Birds in flight

Discussion in 'Beyond the Basics' started by Eddie666, Jan 8, 2008.

  1. Eddie666

    Eddie666 TPF Noob!

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    Good afternoon all,

    I am a complete beginner but this Question would be best suited in this board I feel.

    I have just been on a photo sharing website and seen some amazing images of birds in flight with no blur at all on the feather or bird itself. I am guessing that the shutter speed would have to be very quick on this but how would a photographer go about getting a shot like this? Again I am a beginner and am guessing at the shutter speed and the depth of field would have to be shallow. Is there any advice on how to get perfect images like this and how to get the bird in the center of the shot (without cropping) I have a Nikon D40x with a 15-55mm lens and 55-200mm lens. again, assuming these will be no good in taking these types of pictures but still, any advice appreciated!

    Thanks (Hope it all makes sense)

    Craig
     
  2. jstuedle

    jstuedle No longer a newbie, moving up!

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    Hi Craig. A large aperture AF-S lens and good panning technique is what is needed for these shots. A 300mm f/4 AF-S would be a basic lens for repeated, good quality shots IMO. The biggest thing to learn and practice will be panning. Another thing to consider is exposure. Use manual exposure so the cameras meter is not fooled by the bright sky. I meter off of a gray card and preset the camera. If you don't have a card, use the grass in the area. Set for maximum aperture, and shutter speeds over 1/500 (with the 300mm) and adjust ISO to get these values. This is just a starting baseline. Work and experiment from there. Good luck!
     
  3. Joves

    Joves No longer a newbie, moving up!

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    Can you expand the AF area on the D40? I know I can with my D80. Also you will need the AF set to continuos or, AF-C. Id start out at ISO800 myself.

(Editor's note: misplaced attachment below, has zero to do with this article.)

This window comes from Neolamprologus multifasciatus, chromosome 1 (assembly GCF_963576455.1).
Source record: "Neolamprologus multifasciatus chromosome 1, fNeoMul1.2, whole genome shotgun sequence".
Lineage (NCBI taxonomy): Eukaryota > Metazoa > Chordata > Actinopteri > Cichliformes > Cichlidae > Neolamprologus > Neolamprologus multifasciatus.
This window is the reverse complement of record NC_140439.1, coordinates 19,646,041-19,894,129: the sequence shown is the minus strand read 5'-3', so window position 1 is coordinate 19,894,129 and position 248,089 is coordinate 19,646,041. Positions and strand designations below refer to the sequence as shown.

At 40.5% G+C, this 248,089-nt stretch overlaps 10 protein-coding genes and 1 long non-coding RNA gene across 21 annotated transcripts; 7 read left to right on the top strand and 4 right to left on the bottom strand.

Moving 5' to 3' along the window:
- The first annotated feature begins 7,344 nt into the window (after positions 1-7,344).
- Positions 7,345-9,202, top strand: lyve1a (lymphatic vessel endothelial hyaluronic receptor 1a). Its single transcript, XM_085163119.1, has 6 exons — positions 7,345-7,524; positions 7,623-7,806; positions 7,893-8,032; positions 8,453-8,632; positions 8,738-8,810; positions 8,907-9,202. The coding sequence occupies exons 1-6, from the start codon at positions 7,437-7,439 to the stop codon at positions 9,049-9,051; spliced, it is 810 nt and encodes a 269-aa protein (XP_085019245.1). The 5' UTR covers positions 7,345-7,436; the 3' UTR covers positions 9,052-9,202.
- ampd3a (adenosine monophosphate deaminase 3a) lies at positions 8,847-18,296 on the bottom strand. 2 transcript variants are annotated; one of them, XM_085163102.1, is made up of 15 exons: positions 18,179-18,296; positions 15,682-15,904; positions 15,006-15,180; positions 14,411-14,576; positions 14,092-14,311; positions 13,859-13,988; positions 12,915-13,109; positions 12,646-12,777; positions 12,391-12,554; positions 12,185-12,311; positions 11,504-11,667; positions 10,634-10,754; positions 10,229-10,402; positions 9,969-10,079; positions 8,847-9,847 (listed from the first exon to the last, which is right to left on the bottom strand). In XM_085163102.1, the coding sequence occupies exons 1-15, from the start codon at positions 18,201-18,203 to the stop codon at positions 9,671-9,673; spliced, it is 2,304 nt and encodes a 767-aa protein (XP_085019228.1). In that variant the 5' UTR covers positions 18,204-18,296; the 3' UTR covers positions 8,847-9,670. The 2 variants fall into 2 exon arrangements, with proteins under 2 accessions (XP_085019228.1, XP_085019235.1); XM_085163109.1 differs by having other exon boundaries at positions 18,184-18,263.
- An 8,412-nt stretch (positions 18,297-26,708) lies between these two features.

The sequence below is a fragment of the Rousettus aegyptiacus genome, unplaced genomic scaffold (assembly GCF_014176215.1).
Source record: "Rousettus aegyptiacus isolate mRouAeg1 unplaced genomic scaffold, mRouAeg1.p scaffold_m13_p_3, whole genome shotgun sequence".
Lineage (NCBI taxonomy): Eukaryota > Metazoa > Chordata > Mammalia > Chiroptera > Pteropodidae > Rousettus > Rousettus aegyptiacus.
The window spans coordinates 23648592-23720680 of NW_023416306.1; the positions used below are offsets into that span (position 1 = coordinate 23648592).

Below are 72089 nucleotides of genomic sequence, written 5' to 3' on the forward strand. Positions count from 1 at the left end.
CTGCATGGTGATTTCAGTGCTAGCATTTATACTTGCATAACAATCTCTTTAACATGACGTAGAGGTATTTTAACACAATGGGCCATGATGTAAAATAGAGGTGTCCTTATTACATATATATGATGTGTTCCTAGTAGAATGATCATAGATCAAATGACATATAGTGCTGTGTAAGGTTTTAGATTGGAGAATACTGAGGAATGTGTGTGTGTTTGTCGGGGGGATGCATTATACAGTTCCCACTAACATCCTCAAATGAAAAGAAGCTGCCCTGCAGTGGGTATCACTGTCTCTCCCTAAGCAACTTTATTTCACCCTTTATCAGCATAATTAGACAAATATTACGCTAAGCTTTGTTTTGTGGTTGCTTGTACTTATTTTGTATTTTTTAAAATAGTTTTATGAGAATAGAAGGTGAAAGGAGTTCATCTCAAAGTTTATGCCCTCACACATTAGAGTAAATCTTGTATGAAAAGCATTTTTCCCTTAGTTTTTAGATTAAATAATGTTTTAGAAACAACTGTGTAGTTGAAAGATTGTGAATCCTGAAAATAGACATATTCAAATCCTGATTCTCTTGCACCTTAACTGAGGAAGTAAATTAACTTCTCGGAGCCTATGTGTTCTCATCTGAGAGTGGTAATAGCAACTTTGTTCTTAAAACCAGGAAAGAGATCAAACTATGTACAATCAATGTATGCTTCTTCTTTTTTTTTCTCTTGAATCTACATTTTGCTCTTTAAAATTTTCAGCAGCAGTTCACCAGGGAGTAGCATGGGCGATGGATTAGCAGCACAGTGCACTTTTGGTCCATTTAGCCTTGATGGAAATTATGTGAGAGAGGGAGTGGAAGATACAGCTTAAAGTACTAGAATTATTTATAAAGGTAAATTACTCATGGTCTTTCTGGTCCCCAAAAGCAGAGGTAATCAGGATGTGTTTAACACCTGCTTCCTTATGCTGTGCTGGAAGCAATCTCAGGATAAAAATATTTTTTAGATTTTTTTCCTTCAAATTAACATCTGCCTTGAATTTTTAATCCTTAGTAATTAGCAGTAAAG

4. I would shut off AF, and learn to manual focus.... or focus using AF and then deactivate it. If you have a good camera with high ISO abilities you should be able to shoot at 1/500th and still use f/5.6 or higher... giving you enough DOF to compensate for imperfect focusing. That way the camera's not constantly hunting for a focal point, and you get more shots.
     
  5. usayit

    usayit No longer a newbie, moving up!

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    To add to the previous post...

    Some prefocus at a certain distance and wait for the subject (the bird) to fly into focus. You'll need a fast enough shutter AND a small enough aperture to provide to stop motion and DOF for focusing errors. (btw.. I'm still practicing this technique.. it isn't as easy as it sounds)

    Some AF cameras have a more intelligent form of autofocus that attempts to compensate for fast moving objects... I believe Canon cameras call this IA Servo mode or something like that. Check you manual for details.
     
  6. Mav

    Mav TPF Noob!

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    You'll most definitely want something longer than 200mm, and unfortunately the stuff you'd want for this isn't cheap. Most "BIF" shooters use 300mm or 400mm primes (f/4 versions are very expensive, and f/2.8 versions are insanely expensive and heavy) along with some sort of teleconverter (1.4, 1.7, or 2.0x). If you want autofocusing, you'll need AF-S converters and lenses, but yeah you might get better results focusing manually for this which would open up some more lens and converter options. Even at 200mm, most birds are going to be tiny little specs in your viewfinder. I know this because I've tried. :lmao: I used to have a 55-200 and sold it and now have a 70-300VR. Even that really isn't enough, but I'm not really into BIF. I'll be using my 70-300 for the beach, zoo, park, and occasionally birds in trees, but not flying, lol.
     

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